By Peng Xunwen
In recent years, countries participating in the Belt and Road Initiative (BRI) have constantly enhanced policy communication and coordination to benefit cooperation in and sound development of e-commerce, with the number of countries that have established bilateral e-commerce cooperation mechanisms with China rising to 22, according to official data.
China is home to 26,000 cross-border e-commerce enterprises in business or in existence, among which 5,688 were newly registered in 2020 and 3,130 are from provinces and cities of countries participating in the BRI, revealed data from China’s Ministry of Commerce (MOC).
Since the outbreak of the COVID-19 pandemic, many European citizens changed their way to commute from taking trains to cycling. The important shift gave Chinese bicycle brands, which had already joined cross-border e-commerce platforms for a long time, a great opportunity to promote sales.
Not long ago, a student of Ghent University in Belgium bought a bike of the Chinese brand Fenghuang via a cross-border e-commerce platform. The bike is not only stylish, but highly cost-effective, according to the student.
Chinese consumers have also shown increasingly growing enthusiasm for imports. Chen Tingting, a resident in Urumqi, capital of northwest China’s Xinjiang Uygur autonomous region, is used to buying cosmetics via a cross-border e-commerce platform.
“The platform sells authentic products of famous brands, and they can be delivered within one or two days. It’s very convenient,” Chen said. The platform’s WeChat mini-program now offers several thousand types of goods.
A China-Europe freight train fully loaded with furniture, auto parts, and daily necessities departed from Ganzhou International Land Port in Nankang district, Ganzhou, east China’s Jiangxi province, to countries including Hungary recently.
“In the past, Ganzhou didn’t have customs clearance channel for cross-border e-commerce, so we had to go to Shenzhen to submit export customs declarations. Now we can have our products cleared through customs at the Ganzhou International Land Port and directly transported to overseas warehouses by China-Europe freight trains,” said Hu Daofeng, an executive of a company based in Nankang district. Hu’s company has sent goods via China-Europe freight trains for five times this year.
“The prosperity of Silk Road e-commerce is the result of active win-win cooperation among countries participating in the BRI,” pointed out Wang Wen, executive dean of Chongyang Institute for Financial Studies, Renmin University of China.
As more and more countries join the construction of the BRI and digital infrastructure constantly improves, countries participating in the BRI have gained tangible dividends of development, Wang explained.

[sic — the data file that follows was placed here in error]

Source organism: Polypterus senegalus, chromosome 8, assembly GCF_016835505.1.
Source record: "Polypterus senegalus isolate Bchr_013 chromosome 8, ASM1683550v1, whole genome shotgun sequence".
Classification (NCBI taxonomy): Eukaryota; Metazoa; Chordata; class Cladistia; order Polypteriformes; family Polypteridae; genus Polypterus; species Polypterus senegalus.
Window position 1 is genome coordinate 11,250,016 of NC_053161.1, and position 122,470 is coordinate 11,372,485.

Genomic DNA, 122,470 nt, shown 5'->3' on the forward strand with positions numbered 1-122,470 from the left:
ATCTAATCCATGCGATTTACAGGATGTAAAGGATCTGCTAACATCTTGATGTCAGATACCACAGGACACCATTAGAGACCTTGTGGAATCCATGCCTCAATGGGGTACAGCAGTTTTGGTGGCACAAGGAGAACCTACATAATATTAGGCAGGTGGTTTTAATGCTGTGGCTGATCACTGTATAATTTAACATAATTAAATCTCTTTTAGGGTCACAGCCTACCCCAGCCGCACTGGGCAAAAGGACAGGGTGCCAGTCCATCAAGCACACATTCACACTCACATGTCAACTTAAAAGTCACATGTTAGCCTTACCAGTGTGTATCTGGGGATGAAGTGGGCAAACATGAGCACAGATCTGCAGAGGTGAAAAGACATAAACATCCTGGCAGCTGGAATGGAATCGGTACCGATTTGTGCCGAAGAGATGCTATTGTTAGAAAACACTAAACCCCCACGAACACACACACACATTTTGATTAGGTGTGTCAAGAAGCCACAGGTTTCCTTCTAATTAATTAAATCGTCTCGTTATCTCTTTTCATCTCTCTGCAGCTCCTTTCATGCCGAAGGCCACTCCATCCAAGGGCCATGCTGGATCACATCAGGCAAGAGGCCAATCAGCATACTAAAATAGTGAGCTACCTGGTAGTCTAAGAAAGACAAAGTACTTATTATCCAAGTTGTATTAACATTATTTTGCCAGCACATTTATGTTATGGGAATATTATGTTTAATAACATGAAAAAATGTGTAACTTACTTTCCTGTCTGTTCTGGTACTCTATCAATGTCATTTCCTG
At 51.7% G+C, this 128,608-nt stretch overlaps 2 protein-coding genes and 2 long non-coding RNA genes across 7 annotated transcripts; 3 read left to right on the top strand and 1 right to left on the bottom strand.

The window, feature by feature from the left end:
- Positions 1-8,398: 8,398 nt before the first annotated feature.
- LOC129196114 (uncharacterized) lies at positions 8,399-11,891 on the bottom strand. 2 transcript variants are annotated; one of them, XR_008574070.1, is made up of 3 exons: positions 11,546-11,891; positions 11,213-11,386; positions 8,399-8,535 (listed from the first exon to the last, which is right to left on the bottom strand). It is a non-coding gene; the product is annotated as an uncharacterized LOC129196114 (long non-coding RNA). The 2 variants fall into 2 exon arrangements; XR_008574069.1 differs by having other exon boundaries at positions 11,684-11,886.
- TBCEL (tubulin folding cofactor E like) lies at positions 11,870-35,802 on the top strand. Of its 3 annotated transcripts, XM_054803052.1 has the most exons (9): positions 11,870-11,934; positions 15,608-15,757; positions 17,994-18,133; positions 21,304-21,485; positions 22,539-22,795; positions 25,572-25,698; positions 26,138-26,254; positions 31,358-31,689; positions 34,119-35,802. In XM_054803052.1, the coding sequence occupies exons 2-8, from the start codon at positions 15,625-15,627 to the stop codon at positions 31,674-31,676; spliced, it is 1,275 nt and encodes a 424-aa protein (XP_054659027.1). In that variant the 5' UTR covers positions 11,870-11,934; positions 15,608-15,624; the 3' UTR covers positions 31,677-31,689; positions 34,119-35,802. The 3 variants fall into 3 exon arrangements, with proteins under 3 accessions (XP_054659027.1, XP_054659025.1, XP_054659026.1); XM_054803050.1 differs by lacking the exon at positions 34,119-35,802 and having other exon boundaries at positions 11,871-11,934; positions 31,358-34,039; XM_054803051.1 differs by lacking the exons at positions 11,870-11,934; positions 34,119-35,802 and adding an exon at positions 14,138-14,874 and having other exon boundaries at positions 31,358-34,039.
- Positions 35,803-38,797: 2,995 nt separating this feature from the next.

The sound development of Silk Road e-commerce has benefited from the online interactions between Chinese and foreign e-commerce platforms and the offline connectivity between logistics services providers represented by the China-Europe freight trains and industrial parks at home and abroad built under the framework of the BRI, according to Wang.
Domestic industrial structural transformation and upgrading and accelerated new infrastructure construction in China have facilitated the forming of international industrial systems across the country, with each having its own distinctive characteristics, Wang said.
Chinese e-commerce platforms, including JD.com, Suning, and Tencent, have intensified efforts to expand business in overseas markets in recent years.
Data suggest that Chinese e-commerce enterprises have taken up half of the market share of cross-border e-commerce business in Russia and scored eye-catching performance on top e-commerce platforms in Southeast Asia.
As the construction of Silk Road e-commerce is continuously advanced, it’s believed that more Chinese and foreign consumers will see how convenient it is to shop for products produced around the globe at home and Silk Road e-commerce is becoming quite a powerful new engine for economic and trade cooperation in BRI construction.
To continue to achieve solid progress in promoting Silk Road e-commerce, relevant countries participating in the BRI should reduce restrictions on cross-border e-commerce in such aspects as customs clearance, inspection, tax, and foreign exchange, establish and improve international rules for e-commerce in areas like data flow and settlement of dispute, and speed up the construction of integrated, efficient, and low-cost channels, and further deepen mutually beneficial cooperation mechanisms, experts pointed out.